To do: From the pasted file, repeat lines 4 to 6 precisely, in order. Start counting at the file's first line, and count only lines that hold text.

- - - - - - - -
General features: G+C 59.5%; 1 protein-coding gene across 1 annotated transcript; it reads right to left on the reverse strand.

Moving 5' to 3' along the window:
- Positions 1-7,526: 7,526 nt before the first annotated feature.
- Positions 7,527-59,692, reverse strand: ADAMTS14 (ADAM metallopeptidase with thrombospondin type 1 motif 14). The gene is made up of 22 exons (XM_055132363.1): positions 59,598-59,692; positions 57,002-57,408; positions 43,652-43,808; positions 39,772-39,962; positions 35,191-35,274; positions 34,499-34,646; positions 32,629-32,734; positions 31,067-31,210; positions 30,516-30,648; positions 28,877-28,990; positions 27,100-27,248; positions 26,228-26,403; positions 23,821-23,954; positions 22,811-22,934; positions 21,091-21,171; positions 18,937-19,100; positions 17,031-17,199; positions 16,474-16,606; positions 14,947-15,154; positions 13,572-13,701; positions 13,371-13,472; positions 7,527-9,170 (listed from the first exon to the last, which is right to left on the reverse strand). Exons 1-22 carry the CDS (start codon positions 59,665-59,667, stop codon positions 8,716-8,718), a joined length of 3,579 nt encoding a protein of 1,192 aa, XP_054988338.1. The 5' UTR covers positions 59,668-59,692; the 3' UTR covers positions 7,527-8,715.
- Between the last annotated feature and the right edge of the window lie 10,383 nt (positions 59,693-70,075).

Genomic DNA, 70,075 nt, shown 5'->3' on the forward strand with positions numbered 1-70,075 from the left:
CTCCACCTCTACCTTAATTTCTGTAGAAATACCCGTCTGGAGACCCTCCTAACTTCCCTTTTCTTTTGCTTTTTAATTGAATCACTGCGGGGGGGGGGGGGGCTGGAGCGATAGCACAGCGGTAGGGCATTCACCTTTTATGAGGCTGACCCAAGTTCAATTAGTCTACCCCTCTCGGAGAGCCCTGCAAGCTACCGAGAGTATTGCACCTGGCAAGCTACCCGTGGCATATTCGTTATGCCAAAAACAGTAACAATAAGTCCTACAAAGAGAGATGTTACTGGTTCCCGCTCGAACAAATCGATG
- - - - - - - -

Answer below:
- Positions 7,527-59,692, reverse strand: ADAMTS14 (ADAM metallopeptidase with thrombospondin type 1 motif 14). The gene is made up of 22 exons (XM_055132363.1): positions 59,598-59,692; positions 57,002-57,408; positions 43,652-43,808; positions 39,772-39,962; positions 35,191-35,274; positions 34,499-34,646; positions 32,629-32,734; positions 31,067-31,210; positions 30,516-30,648; positions 28,877-28,990; positions 27,100-27,248; positions 26,228-26,403; positions 23,821-23,954; positions 22,811-22,934; positions 21,091-21,171; positions 18,937-19,100; positions 17,031-17,199; positions 16,474-16,606; positions 14,947-15,154; positions 13,572-13,701; positions 13,371-13,472; positions 7,527-9,170 (listed from the first exon to the last, which is right to left on the reverse strand). Exons 1-22 carry the CDS (start codon positions 59,665-59,667, stop codon positions 8,716-8,718), a joined length of 3,579 nt encoding a protein of 1,192 aa, XP_054988338.1. The 5' UTR covers positions 59,668-59,692; the 3' UTR covers positions 7,527-8,715.
- Between the last annotated feature and the right edge of the window lie 10,383 nt (positions 59,693-70,075).

Genomic DNA, 70,075 nt, shown 5'->3' on the forward strand with positions numbered 1-70,075 from the left: